Despite what some Boston residents believe, any dog — pure bred or mixed breed — may bite. For some dogs, biting occurs only after extreme provocation. Victims bear the pain and suffering, no matter what precedes a dog bite – 50 percent of the injured are children, mostly ages 5 to 9.
The Centers for Disease Control and Prevention estimated about 4.5 million people in the U.S. are bitten by dogs every year. Around 885,000 people require medical treatment. Injuries were serious enough for 27,000 dog bite victims in 2012 to require reconstructive surgery.
A 2010 study by the Agency for Healthcare Research and Quality revealed the most common injuries suffered by medically-treated dog bite victims. Skin and tissue infections affected more than 43 percent and over 22 percent exhibited open wounds on the arms and legs. Another 10.5 percent suffered open wounds to the head, neck and body.
Dog bite injuries can take a long time to heal, leave disfiguring scars and disable or kill a victim. The costs related to a single dog bite have more than doubled since 2003. In 2011, treatment costs associated with an average, single dog bite claim was nearly $29,400, according to the Insurance Information Institute. Who pays the bill?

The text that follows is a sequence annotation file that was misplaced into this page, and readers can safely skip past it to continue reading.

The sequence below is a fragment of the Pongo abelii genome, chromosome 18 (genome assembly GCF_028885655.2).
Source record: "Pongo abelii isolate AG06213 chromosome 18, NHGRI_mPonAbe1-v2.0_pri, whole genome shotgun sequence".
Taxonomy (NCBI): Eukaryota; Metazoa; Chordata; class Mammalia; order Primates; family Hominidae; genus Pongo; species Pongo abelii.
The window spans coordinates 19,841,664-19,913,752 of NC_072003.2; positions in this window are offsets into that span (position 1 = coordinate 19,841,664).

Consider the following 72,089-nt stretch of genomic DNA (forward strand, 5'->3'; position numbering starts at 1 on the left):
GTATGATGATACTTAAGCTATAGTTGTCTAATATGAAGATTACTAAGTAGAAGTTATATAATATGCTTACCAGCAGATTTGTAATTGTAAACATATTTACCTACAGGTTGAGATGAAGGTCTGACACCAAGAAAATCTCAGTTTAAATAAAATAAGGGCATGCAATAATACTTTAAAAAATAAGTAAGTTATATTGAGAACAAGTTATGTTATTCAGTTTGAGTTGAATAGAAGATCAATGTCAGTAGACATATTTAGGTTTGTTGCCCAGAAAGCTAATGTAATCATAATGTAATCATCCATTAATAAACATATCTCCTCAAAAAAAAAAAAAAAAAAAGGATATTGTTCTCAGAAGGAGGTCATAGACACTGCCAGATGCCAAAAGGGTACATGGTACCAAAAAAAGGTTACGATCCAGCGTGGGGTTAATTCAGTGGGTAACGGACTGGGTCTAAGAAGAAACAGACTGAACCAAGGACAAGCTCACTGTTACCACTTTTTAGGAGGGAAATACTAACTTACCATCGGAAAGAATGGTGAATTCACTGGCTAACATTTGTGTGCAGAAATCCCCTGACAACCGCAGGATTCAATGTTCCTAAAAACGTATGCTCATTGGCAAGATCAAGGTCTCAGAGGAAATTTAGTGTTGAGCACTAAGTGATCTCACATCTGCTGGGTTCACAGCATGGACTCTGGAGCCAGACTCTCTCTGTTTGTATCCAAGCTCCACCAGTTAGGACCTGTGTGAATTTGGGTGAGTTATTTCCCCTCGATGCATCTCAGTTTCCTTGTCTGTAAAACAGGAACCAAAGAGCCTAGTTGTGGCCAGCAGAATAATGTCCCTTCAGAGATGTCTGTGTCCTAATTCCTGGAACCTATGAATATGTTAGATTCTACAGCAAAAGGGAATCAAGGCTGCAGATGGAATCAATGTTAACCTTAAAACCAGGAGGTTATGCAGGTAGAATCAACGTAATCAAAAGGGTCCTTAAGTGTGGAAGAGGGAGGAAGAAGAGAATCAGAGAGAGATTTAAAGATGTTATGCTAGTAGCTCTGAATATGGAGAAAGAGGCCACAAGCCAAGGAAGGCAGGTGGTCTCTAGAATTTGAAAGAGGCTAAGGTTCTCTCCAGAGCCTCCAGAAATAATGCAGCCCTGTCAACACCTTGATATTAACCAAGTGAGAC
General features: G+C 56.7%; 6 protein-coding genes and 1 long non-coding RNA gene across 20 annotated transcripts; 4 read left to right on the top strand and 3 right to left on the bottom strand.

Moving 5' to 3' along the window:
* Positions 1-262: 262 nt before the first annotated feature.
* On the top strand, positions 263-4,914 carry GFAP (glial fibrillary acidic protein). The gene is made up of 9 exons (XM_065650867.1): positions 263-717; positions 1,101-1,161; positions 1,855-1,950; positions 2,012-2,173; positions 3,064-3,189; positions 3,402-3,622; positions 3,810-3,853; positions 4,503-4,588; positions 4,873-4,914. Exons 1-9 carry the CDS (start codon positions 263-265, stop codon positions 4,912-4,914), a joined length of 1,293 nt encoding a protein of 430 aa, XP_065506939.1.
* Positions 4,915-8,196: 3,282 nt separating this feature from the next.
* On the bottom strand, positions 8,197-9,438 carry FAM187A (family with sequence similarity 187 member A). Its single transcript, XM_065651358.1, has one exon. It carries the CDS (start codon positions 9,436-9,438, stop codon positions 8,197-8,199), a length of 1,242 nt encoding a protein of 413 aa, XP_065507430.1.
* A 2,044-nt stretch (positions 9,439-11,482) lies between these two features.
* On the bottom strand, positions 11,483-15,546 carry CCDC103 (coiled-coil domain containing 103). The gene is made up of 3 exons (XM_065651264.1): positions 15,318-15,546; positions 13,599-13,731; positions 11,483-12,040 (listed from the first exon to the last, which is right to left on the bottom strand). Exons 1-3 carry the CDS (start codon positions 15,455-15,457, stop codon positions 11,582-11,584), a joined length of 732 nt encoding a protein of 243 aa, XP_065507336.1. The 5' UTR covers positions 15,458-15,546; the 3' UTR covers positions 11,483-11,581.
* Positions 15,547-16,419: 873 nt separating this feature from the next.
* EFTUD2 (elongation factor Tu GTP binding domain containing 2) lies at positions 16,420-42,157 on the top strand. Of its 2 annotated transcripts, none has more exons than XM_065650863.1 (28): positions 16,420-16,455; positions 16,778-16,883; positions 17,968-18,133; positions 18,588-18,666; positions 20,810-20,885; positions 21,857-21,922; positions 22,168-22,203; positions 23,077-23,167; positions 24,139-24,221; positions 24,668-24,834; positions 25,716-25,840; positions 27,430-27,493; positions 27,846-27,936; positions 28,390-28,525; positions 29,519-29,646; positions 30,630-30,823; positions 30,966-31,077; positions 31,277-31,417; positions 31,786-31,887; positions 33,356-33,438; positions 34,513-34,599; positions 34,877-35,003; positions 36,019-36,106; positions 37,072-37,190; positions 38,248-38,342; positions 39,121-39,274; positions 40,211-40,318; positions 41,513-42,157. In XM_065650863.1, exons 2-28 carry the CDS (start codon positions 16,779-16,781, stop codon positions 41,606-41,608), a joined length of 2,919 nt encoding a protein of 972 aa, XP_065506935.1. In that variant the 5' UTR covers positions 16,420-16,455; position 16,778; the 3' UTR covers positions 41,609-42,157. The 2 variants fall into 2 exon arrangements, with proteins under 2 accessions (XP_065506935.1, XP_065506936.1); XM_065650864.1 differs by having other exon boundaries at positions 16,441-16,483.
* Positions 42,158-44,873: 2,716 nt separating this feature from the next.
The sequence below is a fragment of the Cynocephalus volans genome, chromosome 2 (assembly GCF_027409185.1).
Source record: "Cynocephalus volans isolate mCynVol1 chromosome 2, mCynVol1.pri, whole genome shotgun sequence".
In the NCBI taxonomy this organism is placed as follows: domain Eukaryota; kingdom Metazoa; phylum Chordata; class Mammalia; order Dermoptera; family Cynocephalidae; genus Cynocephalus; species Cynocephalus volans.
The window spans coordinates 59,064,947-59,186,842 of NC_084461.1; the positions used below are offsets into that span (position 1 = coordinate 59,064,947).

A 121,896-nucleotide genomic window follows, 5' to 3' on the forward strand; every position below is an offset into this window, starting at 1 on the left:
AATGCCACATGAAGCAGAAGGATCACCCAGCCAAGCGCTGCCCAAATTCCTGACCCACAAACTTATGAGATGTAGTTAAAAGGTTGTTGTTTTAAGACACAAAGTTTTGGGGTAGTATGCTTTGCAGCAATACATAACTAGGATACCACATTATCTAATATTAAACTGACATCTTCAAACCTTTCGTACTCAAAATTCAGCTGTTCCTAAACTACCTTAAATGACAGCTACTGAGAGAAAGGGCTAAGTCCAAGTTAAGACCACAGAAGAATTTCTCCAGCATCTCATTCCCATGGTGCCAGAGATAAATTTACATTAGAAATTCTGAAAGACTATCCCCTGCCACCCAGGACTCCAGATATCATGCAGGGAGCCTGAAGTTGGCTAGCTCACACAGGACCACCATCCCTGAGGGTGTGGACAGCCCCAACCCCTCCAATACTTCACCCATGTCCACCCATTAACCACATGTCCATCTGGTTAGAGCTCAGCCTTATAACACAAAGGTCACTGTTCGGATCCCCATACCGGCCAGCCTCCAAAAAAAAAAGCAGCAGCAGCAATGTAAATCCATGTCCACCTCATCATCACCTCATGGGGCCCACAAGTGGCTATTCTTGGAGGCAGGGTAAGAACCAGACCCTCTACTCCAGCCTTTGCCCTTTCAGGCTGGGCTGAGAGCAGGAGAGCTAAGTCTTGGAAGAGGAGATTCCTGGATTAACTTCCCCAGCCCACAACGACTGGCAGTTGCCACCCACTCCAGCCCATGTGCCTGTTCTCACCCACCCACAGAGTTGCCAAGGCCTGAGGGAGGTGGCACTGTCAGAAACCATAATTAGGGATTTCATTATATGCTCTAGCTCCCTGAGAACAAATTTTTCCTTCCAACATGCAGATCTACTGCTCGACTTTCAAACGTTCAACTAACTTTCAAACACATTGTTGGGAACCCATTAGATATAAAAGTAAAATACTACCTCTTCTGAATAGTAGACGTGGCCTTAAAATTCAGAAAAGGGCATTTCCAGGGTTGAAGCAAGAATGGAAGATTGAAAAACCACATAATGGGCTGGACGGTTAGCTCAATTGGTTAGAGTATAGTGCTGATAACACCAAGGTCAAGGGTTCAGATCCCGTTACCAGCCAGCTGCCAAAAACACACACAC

Under Massachusetts law, a dog’s owner or keeper or the parents of a minor owner or keeper areliable for damages after an attack. Exceptions are trespassers and individuals bitten after teasing or tormenting a dog. These liability exceptions do not apply for children under 7, who are considered too young to understand the consequences of their actions.
Medical attention is the first priority for dog bite victims. At the same time, it is crucial to gather information about the owner and the dog, take photos and report the incident to police. An attorney can help you gather evidence to support a claim and receive maximum compensation for your losses.
Source: Centers for Disease Control and Prevention, “Dog Bites” Nov. 23, 2014